Can you elaborate on how the granularity vs length trade-off was decided? Some of the servers see 2000-4000 requests per second, whereas others see 30000 requests per second (during the day's peak period). If we focus on the busiest server and the busiest hour of the week, shouldn't that minimize any privacy concerns as many individual requests are grouped together? (Note also that an individual user request is randomly routed to a server, so there's an additional sampling factor there). What's the threshold at which we believe that a sufficient number of user requests are grouped together in order to minimize privacy concerns? E.g., 10000 grouped together?

With regard to additional feature additions and other changes, I think we might want to postpone that. My experience in the past was that that is determined by how many GBs of data you can write out at once. It might be more interesting to have traces from several servers, maybe at different dates, than to have an individual dataset with many more columns.

Hi @Danielsberger, thanks for the thorough response. I'm currently reviewing all the different configurations of the features of the dataset and will try to accommodate your needs as much as practical. And yes, the underlying timestamp uses second-granularity.

I was wondering if it would be sufficient to include relative timestamps, where the first entry has lets say a timestamp of 0, and then every other entry would have a timestamp equivalent to seconds since that first entry. This is as opposed to an absolute timestamp, with which you'd be able to determine the specific date and/or time at which the entries occur.

If you have any suggestions regarding the balance of timestamp sensitivity and timestamp utility, I'm all ears. Have a good weekend :)

Hi @lexnasser ,

Relative timestamps are a great idea and absolutely sufficient for caching research. I should've come up with that myself and mentioned it earlier.

Let me think about the balance of timestamp sensitivity.

Hi @Danielsberger ,
I'm almost finished compiling the data. This is what the dataset would look like:


First row03284820126jpeg181366.7234E-05cp1050 hit/2, cp2005 hit/20
0-2920338696jpeg327836.628E-05cp1074 hit/11, cp2005 hit/2
1-5944228png14510.075938463cp1048 miss, cp2005 hit/1
14779824171jpeg14854.6015E-05cp1072 hit/13, cp2005 hit/20
227896322315png19204.1008E-05cp1064 hit/22, cp2005 hit/35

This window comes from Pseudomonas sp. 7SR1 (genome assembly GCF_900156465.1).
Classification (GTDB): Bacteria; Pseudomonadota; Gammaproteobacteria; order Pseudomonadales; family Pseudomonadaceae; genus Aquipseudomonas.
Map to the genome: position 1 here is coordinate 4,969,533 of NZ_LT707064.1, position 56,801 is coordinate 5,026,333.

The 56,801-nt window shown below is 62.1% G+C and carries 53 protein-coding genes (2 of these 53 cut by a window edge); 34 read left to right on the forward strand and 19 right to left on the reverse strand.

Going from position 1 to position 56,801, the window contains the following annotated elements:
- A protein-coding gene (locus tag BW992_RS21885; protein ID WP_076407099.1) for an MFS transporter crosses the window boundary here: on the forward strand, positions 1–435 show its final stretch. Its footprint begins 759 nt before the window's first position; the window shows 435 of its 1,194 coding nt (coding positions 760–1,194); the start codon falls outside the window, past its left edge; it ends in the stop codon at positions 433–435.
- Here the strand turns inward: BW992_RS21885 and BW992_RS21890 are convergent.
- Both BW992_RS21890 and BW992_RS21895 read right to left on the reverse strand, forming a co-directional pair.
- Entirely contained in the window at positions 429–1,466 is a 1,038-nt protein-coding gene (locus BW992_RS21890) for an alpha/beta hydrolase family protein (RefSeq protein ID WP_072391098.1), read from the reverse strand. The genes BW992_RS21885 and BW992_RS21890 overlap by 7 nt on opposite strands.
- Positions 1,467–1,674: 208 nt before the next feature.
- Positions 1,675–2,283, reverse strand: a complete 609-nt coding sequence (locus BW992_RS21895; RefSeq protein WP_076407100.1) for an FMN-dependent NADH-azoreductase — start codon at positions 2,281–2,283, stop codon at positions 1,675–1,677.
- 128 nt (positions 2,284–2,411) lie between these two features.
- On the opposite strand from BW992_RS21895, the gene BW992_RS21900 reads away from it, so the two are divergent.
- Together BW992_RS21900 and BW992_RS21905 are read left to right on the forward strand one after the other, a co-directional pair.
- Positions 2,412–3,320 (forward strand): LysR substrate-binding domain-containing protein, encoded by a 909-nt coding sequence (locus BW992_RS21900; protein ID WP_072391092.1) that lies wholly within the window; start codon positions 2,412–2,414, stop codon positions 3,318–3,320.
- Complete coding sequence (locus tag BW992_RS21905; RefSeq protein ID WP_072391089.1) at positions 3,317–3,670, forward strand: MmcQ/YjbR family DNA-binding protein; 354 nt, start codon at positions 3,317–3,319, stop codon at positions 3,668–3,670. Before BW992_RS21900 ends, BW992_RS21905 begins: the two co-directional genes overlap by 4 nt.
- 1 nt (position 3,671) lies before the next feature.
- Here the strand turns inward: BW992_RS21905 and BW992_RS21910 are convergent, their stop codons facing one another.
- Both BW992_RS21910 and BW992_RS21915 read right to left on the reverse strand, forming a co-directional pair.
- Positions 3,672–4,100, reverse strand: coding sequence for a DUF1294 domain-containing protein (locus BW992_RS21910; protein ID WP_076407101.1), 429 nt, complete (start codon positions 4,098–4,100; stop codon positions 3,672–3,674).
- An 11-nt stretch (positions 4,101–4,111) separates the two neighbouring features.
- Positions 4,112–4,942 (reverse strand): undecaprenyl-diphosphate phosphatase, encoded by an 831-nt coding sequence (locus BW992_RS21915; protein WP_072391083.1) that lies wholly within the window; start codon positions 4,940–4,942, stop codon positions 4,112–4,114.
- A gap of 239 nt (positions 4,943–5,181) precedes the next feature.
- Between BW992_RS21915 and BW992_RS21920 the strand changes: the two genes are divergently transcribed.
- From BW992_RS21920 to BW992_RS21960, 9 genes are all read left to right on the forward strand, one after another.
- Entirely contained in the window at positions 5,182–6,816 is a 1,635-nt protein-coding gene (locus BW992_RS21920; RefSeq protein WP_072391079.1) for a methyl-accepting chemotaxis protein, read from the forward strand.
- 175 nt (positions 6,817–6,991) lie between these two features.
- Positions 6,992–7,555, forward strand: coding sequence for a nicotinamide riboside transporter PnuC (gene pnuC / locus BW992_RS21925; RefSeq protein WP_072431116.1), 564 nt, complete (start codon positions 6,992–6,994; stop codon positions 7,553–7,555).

79 seconds since first row791627943997jpeg72520.039715528cp1074 hit/37, cp2005 hit/3

Let me know if you see any issues or have any questions, requests, or recommendations with the format, content, or whatever. Thanks!


Also, I saw that in your 2016 dataset request (link) that you wanted a separate query field for a save flag.

Is this still needed?
If so, is it sufficient to either hash all the query values that are not null or just use a boolean variable if the query is not null instead of keeping them as plain text?
There were some values in the query field in the 2016 dataset that included URLs, which would not mesh well with the new timestamps for privacy reasons, so I won't be able to include them in plain text as before.

Hi @lexnasser ,

I have some thoughts and questions about the overall dataset / example from above and on the save flag.

Overall dataset:

  • Are we narrowing the query to a single server, e.g., via WHERE x_cache like '%cp3033%' ?
  • Which server are we using? Ideally we'd actually create two datasets, one for a cache_text and one for a cache_upload server, but since the ATS deployment (replacing Varnish) I can't figure out the right x_cache query.
  • I'm afraid that we'll have too much data, as Nuria previously pointed out. The x_cache field is one of the largest, we had this in the last dataset and no researcher / paper (afaik) used it. I think we can drop the x_cache column in the output (but keep it in the where clause).
  • How are we limiting the response size? It would be great to cover a longer time (say 4 weeks) period.

On the save flag:

We dropped the save flag in 2016, because we focused on a cache_upload server. Due to the very different statistical properties of cache_text and cache_upload it is important that we include a cache_text this time (one of the most frequent requests from other researchers). For cache_text , we'll need the save flag.